Exterminator Gets 12 Months for Misusing Pesticides

Methyl Bromide
Methyl Bromide

The pest-control technician who admitted illegal use of a restricted pesticide has been sentenced to a year in federal prison.

Jose Rivera, 59, told the U.S. District Court on St, Thomas Jan. 17 that he sprayed methyl bromide in homes and condominiums at the direction of a supervisor, but said he should have known better.

Rivera pleaded guilty to four counts of unlawful use of a registered pesticide in 2018. The charges were related to contracted work performed by Terminix USVI in 2014 and 2015.

On Jan. 17 U.S. Magistrate Ruth Miller sentenced the defendant to 12 months in prison on four counts of a 14-count indictment. The magistrate ordered the sentenced to be served concurrently.

There was also an order for a year of supervised release following completion of the prison term. Miller imposed court fees for each of the four guilty pleas and dismissed 10 other counts contained in the indictment.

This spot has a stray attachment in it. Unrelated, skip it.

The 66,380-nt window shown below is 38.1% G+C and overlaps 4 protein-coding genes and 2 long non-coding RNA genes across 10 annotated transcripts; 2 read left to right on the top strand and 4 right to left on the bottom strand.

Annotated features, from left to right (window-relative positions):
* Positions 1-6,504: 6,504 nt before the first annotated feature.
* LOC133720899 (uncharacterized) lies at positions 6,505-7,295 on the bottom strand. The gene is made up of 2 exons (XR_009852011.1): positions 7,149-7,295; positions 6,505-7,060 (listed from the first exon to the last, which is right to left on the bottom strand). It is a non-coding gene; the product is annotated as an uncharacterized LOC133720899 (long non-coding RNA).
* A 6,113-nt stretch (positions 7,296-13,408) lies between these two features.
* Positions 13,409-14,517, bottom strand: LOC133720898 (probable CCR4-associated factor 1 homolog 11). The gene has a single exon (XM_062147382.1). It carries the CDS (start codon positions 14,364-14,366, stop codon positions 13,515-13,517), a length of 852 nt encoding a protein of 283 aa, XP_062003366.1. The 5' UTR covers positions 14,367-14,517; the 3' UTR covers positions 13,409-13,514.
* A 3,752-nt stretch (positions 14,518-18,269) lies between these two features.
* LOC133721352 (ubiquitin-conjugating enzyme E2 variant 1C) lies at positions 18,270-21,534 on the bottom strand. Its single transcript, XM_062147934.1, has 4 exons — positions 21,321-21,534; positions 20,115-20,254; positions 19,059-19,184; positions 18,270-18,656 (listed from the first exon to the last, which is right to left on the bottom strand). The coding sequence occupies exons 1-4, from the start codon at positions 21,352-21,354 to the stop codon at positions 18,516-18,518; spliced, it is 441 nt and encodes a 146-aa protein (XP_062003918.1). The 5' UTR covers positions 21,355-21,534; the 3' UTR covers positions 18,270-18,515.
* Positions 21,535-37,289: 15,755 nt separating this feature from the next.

The counts that sent Rivera to prison included two from an incident on or about March 18, 2015, when prosecutors said the defendant “did knowingly apply restricted use pesticide, METH-O-GAS, containing methyl bromide” at the Sirenusa Condominium Resort, St. John, Bldg. J, lower unit.

The remaining penalty was linked to illegal application of the product, Methyl Bromide 100, at 24 Eliza’s Retreat, St. Croix and 42 Estate Cotton Valley, St. Croix, “for the purpose of exterminating of household pests.”

Methyl bromide gas was classified as a restricted pesticide by federal authorities decades ago. It is authorized for outdoor use only in agricultural settings.

In the Sirenusa case, court documents include photos of damage caused by the powder post beetle, a small insect that bores holes in wooden furniture. Four visitors from Delaware became critically ill after being exposed to methyl bromide fumes in the 2015 incident.

Federal Public Defender Kia Sears asked Miller for leniency and submitted a lengthy written statement describing Rivera as a hard-working immigrant and family man who served, for a time, in the Virgin Islands National Guard.

“At no point did Mr. Rivera realize that he was using methyl bromide in a manner that was inconsistent with its label,” Sears said. At the same time, she admitted on behalf of her client that it was up to him as a pest control technician to learn more about the proper use of methyl bromide and not to blindly follow the directions of his supervisor.

The defendant was remanded to the custody of U.S. marshals to start serving his sentence at the end of the hearing.